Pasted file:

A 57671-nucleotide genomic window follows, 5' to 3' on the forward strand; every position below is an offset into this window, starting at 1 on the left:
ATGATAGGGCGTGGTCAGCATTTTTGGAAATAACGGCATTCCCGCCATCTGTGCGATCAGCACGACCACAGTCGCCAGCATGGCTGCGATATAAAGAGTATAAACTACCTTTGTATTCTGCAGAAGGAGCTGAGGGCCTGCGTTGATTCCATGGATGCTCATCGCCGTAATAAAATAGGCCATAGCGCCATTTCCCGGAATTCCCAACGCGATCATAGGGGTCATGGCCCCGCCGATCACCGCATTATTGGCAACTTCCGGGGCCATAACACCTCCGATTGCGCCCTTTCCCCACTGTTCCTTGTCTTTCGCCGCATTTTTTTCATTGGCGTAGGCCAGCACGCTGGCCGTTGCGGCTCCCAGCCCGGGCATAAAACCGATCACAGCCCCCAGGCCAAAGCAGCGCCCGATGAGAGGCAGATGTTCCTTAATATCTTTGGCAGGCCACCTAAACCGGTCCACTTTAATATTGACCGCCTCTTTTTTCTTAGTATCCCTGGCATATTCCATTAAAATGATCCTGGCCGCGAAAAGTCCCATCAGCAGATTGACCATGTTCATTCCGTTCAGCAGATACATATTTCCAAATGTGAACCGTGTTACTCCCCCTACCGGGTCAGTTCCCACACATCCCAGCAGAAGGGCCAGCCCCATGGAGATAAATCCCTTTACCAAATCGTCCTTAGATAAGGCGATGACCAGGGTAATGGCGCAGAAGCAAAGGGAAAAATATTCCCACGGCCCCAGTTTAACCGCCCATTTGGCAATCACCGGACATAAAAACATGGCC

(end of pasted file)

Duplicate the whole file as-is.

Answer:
A 57671-nucleotide genomic window follows, 5' to 3' on the forward strand; every position below is an offset into this window, starting at 1 on the left:
ATGATAGGGCGTGGTCAGCATTTTTGGAAATAACGGCATTCCCGCCATCTGTGCGATCAGCACGACCACAGTCGCCAGCATGGCTGCGATATAAAGAGTATAAACTACCTTTGTATTCTGCAGAAGGAGCTGAGGGCCTGCGTTGATTCCATGGATGCTCATCGCCGTAATAAAATAGGCCATAGCGCCATTTCCCGGAATTCCCAACGCGATCATAGGGGTCATGGCCCCGCCGATCACCGCATTATTGGCAACTTCCGGGGCCATAACACCTCCGATTGCGCCCTTTCCCCACTGTTCCTTGTCTTTCGCCGCATTTTTTTCATTGGCGTAGGCCAGCACGCTGGCCGTTGCGGCTCCCAGCCCGGGCATAAAACCGATCACAGCCCCCAGGCCAAAGCAGCGCCCGATGAGAGGCAGATGTTCCTTAATATCTTTGGCAGGCCACCTAAACCGGTCCACTTTAATATTGACCGCCTCTTTTTTCTTAGTATCCCTGGCATATTCCATTAAAATGATCCTGGCCGCGAAAAGTCCCATCAGCAGATTGACCATGTTCATTCCGTTCAGCAGATACATATTTCCAAATGTGAACCGTGTTACTCCCCCTACCGGGTCAGTTCCCACACATCCCAGCAGAAGGGCCAGCCCCATGGAGATAAATCCCTTTACCAAATCGTCCTTAGATAAGGCGATGACCAGGGTAATGGCGCAGAAGCAAAGGGAAAAATATTCCCACGGCCCCAGTTTAACCGCCCATTTGGCAATCACCGGACATAAAAACATGGCC